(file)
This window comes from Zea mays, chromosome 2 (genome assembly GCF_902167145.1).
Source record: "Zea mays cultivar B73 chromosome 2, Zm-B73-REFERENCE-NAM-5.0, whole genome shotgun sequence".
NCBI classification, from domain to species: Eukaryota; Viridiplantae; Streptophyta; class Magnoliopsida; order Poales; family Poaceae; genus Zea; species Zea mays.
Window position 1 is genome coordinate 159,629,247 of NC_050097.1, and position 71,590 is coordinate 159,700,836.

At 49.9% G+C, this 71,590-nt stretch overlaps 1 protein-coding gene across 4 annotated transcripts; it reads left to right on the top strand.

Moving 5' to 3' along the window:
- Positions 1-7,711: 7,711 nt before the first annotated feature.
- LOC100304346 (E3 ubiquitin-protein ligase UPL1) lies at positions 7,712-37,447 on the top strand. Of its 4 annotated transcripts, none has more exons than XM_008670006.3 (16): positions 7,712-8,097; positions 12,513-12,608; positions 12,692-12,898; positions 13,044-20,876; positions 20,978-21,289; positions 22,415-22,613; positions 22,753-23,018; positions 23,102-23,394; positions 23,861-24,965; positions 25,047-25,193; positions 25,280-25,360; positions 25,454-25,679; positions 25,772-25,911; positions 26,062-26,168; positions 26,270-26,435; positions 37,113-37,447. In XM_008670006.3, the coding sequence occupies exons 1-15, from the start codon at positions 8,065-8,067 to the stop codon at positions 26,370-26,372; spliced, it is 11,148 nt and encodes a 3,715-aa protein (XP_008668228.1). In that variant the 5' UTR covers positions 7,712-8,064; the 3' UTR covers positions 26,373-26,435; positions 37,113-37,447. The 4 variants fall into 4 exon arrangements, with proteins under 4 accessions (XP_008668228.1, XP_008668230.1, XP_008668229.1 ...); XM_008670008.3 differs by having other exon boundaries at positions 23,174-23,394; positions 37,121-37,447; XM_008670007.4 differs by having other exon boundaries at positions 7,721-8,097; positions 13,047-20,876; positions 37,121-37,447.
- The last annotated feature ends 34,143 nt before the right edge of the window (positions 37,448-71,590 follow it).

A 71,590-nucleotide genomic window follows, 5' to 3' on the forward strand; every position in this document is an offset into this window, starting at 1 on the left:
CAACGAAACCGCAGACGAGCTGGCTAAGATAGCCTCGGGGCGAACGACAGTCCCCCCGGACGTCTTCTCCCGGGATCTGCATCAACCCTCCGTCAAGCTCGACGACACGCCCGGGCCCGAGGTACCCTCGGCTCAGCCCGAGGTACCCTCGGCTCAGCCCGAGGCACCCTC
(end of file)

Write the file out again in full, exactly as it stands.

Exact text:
This window comes from Zea mays, chromosome 2 (genome assembly GCF_902167145.1).
Source record: "Zea mays cultivar B73 chromosome 2, Zm-B73-REFERENCE-NAM-5.0, whole genome shotgun sequence".
NCBI classification, from domain to species: Eukaryota; Viridiplantae; Streptophyta; class Magnoliopsida; order Poales; family Poaceae; genus Zea; species Zea mays.
Window position 1 is genome coordinate 159,629,247 of NC_050097.1, and position 71,590 is coordinate 159,700,836.

At 49.9% G+C, this 71,590-nt stretch overlaps 1 protein-coding gene across 4 annotated transcripts; it reads left to right on the top strand.

Moving 5' to 3' along the window:
- Positions 1-7,711: 7,711 nt before the first annotated feature.
- LOC100304346 (E3 ubiquitin-protein ligase UPL1) lies at positions 7,712-37,447 on the top strand. Of its 4 annotated transcripts, none has more exons than XM_008670006.3 (16): positions 7,712-8,097; positions 12,513-12,608; positions 12,692-12,898; positions 13,044-20,876; positions 20,978-21,289; positions 22,415-22,613; positions 22,753-23,018; positions 23,102-23,394; positions 23,861-24,965; positions 25,047-25,193; positions 25,280-25,360; positions 25,454-25,679; positions 25,772-25,911; positions 26,062-26,168; positions 26,270-26,435; positions 37,113-37,447. In XM_008670006.3, the coding sequence occupies exons 1-15, from the start codon at positions 8,065-8,067 to the stop codon at positions 26,370-26,372; spliced, it is 11,148 nt and encodes a 3,715-aa protein (XP_008668228.1). In that variant the 5' UTR covers positions 7,712-8,064; the 3' UTR covers positions 26,373-26,435; positions 37,113-37,447. The 4 variants fall into 4 exon arrangements, with proteins under 4 accessions (XP_008668228.1, XP_008668230.1, XP_008668229.1 ...); XM_008670008.3 differs by having other exon boundaries at positions 23,174-23,394; positions 37,121-37,447; XM_008670007.4 differs by having other exon boundaries at positions 7,721-8,097; positions 13,047-20,876; positions 37,121-37,447.
- The last annotated feature ends 34,143 nt before the right edge of the window (positions 37,448-71,590 follow it).

A 71,590-nucleotide genomic window follows, 5' to 3' on the forward strand; every position in this document is an offset into this window, starting at 1 on the left:
CAACGAAACCGCAGACGAGCTGGCTAAGATAGCCTCGGGGCGAACGACAGTCCCCCCGGACGTCTTCTCCCGGGATCTGCATCAACCCTCCGTCAAGCTCGACGACACGCCCGGGCCCGAGGTACCCTCGGCTCAGCCCGAGGTACCCTCGGCTCAGCCCGAGGCACCCTC